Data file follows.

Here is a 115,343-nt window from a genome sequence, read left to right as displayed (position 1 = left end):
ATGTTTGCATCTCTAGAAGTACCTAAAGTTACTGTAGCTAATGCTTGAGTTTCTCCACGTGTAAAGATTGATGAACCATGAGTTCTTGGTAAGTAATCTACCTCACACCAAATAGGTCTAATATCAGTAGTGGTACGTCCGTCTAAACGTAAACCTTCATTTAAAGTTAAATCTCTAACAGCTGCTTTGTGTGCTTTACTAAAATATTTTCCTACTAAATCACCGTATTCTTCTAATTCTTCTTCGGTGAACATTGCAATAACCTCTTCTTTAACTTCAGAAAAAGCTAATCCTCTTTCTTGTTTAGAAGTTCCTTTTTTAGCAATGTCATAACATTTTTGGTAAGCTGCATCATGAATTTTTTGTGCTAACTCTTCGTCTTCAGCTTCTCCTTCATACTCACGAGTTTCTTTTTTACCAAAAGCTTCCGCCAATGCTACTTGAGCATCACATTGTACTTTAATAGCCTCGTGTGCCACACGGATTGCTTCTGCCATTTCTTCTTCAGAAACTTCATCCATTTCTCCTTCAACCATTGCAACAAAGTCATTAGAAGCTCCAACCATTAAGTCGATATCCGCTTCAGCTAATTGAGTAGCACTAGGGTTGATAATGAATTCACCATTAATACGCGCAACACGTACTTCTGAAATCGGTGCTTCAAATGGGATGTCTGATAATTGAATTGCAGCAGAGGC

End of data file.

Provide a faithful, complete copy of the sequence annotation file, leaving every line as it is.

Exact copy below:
Here is a 115,343-nt window from a genome sequence, read left to right as displayed (position 1 = left end):
ATGTTTGCATCTCTAGAAGTACCTAAAGTTACTGTAGCTAATGCTTGAGTTTCTCCACGTGTAAAGATTGATGAACCATGAGTTCTTGGTAAGTAATCTACCTCACACCAAATAGGTCTAATATCAGTAGTGGTACGTCCGTCTAAACGTAAACCTTCATTTAAAGTTAAATCTCTAACAGCTGCTTTGTGTGCTTTACTAAAATATTTTCCTACTAAATCACCGTATTCTTCTAATTCTTCTTCGGTGAACATTGCAATAACCTCTTCTTTAACTTCAGAAAAAGCTAATCCTCTTTCTTGTTTAGAAGTTCCTTTTTTAGCAATGTCATAACATTTTTGGTAAGCTGCATCATGAATTTTTTGTGCTAACTCTTCGTCTTCAGCTTCTCCTTCATACTCACGAGTTTCTTTTTTACCAAAAGCTTCCGCCAATGCTACTTGAGCATCACATTGTACTTTAATAGCCTCGTGTGCCACACGGATTGCTTCTGCCATTTCTTCTTCAGAAACTTCATCCATTTCTCCTTCAACCATTGCAACAAAGTCATTAGAAGCTCCAACCATTAAGTCGATATCCGCTTCAGCTAATTGAGTAGCACTAGGGTTGATAATGAATTCACCATTAATACGCGCAACACGTACTTCTGAAATCGGTGCTTCAAATGGGATGTCTGATAATTGAATTGCAGCAGAGGC